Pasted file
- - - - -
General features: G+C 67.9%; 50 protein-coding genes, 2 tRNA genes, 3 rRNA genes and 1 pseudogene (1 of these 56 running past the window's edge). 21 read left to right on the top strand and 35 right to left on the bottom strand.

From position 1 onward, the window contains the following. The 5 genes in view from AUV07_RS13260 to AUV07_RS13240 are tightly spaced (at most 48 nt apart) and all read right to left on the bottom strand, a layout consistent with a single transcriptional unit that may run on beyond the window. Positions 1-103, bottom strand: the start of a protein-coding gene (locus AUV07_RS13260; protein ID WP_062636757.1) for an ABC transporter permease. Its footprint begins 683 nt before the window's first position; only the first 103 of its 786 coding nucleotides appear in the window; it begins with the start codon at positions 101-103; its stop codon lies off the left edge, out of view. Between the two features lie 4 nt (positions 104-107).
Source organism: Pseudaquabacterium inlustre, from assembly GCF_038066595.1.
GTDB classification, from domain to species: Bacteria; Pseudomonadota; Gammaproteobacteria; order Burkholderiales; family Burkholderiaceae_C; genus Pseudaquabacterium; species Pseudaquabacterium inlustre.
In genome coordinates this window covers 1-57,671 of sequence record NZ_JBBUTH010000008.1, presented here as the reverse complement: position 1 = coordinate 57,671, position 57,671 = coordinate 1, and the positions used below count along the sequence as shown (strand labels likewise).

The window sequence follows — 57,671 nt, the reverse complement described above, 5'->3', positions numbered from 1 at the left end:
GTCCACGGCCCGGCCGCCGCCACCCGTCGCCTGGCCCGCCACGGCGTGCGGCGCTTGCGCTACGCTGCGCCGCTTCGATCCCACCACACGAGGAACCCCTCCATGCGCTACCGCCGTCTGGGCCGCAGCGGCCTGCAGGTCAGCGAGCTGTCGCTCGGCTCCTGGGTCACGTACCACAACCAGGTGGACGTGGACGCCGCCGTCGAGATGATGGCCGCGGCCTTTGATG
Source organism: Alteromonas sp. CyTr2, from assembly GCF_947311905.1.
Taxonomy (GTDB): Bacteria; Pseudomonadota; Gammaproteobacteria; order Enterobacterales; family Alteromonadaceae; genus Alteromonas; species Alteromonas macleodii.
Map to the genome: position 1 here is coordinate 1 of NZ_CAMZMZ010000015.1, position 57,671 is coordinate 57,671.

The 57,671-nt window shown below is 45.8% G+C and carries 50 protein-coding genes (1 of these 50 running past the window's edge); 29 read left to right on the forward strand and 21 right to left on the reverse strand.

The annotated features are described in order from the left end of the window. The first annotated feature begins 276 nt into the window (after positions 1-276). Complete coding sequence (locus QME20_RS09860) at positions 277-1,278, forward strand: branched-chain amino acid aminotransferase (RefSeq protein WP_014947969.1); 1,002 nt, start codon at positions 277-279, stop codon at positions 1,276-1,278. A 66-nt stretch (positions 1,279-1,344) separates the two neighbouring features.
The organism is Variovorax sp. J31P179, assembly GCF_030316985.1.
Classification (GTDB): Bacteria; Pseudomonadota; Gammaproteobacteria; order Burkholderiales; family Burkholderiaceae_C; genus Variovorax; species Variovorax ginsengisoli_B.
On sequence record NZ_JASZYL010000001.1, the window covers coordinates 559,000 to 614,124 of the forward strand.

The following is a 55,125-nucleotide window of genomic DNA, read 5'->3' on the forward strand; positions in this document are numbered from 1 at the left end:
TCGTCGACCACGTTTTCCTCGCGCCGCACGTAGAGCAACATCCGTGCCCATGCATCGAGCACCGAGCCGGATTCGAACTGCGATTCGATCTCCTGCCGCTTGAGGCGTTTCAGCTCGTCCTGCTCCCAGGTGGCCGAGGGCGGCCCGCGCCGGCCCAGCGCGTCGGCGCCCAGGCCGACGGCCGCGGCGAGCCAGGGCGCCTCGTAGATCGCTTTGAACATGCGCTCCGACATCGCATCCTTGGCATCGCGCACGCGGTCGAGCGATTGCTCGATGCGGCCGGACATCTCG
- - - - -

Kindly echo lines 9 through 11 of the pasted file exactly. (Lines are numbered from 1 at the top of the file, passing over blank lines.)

Taxonomy (GTDB): Bacteria; Pseudomonadota; Gammaproteobacteria; order Enterobacterales; family Alteromonadaceae; genus Alteromonas; species Alteromonas macleodii.
Map to the genome: position 1 here is coordinate 1 of NZ_CAMZMZ010000015.1, position 57,671 is coordinate 57,671.

The 57,671-nt window shown below is 45.8% G+C and carries 50 protein-coding genes (1 of these 50 running past the window's edge); 29 read left to right on the forward strand and 21 right to left on the reverse strand.